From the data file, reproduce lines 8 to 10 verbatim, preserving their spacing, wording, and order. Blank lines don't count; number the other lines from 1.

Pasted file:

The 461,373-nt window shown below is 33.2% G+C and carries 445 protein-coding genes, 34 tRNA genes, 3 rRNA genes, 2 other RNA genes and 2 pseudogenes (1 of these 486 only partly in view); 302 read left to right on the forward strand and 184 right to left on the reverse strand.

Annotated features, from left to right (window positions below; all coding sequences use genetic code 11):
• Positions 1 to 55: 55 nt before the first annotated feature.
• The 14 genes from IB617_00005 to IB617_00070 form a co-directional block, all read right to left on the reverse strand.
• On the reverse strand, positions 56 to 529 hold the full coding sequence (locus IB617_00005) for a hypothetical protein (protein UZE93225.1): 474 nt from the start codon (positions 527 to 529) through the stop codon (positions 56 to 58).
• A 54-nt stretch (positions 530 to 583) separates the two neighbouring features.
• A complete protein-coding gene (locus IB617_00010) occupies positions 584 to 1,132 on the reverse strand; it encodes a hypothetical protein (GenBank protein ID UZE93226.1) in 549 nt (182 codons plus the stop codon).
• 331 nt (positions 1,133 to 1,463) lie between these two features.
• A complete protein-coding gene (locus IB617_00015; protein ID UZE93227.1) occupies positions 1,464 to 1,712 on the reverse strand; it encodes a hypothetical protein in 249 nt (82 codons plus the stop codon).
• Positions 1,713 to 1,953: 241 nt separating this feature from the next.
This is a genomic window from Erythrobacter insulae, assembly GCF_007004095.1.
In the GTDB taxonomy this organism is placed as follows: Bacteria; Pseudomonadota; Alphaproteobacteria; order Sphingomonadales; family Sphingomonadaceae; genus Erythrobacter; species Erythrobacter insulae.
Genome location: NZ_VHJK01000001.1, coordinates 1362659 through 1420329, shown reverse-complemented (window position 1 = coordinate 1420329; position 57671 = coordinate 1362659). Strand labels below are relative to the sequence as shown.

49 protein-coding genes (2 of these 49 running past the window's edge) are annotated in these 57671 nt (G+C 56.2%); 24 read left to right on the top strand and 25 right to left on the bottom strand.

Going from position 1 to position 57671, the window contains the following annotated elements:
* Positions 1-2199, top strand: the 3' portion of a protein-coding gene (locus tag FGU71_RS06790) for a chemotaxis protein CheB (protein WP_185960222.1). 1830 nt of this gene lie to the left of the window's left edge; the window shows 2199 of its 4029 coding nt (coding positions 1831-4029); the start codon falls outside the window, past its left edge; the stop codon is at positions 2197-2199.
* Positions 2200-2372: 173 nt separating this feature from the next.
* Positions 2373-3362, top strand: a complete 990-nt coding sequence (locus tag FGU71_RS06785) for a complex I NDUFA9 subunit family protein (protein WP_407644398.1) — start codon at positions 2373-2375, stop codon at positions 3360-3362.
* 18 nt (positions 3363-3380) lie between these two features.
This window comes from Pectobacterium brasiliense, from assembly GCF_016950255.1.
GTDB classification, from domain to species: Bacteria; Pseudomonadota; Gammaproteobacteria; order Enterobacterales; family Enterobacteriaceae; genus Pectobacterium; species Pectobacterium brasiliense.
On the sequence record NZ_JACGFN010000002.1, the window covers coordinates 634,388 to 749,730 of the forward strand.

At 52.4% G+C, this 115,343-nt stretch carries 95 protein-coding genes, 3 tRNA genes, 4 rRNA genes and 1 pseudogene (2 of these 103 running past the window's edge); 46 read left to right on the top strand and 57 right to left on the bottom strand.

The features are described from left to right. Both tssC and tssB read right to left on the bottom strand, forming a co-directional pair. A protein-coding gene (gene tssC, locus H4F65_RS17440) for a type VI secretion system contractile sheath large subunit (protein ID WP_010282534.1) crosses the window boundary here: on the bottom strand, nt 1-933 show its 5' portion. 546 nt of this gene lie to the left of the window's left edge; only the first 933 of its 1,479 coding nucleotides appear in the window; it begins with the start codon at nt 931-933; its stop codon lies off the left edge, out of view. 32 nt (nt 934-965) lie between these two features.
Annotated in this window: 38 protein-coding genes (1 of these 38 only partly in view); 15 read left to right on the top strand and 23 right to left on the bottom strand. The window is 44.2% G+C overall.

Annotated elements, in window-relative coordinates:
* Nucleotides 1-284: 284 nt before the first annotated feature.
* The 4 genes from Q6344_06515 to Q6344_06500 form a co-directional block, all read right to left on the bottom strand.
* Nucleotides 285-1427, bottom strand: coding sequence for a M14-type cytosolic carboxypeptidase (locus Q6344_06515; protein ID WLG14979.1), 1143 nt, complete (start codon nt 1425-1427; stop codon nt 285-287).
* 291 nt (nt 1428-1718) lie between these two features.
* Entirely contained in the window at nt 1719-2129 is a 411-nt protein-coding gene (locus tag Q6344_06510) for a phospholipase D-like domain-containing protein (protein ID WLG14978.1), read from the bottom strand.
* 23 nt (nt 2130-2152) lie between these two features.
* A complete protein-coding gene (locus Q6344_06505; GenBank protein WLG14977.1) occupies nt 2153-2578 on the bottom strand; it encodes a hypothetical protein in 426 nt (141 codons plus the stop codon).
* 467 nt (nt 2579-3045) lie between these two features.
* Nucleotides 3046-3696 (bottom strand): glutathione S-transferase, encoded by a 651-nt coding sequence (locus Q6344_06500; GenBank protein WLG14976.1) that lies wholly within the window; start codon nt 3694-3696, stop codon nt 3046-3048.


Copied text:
• 331 nt (positions 1,133 to 1,463) lie between these two features.
• A complete protein-coding gene (locus IB617_00015; protein ID UZE93227.1) occupies positions 1,464 to 1,712 on the reverse strand; it encodes a hypothetical protein in 249 nt (82 codons plus the stop codon).
• Positions 1,713 to 1,953: 241 nt separating this feature from the next.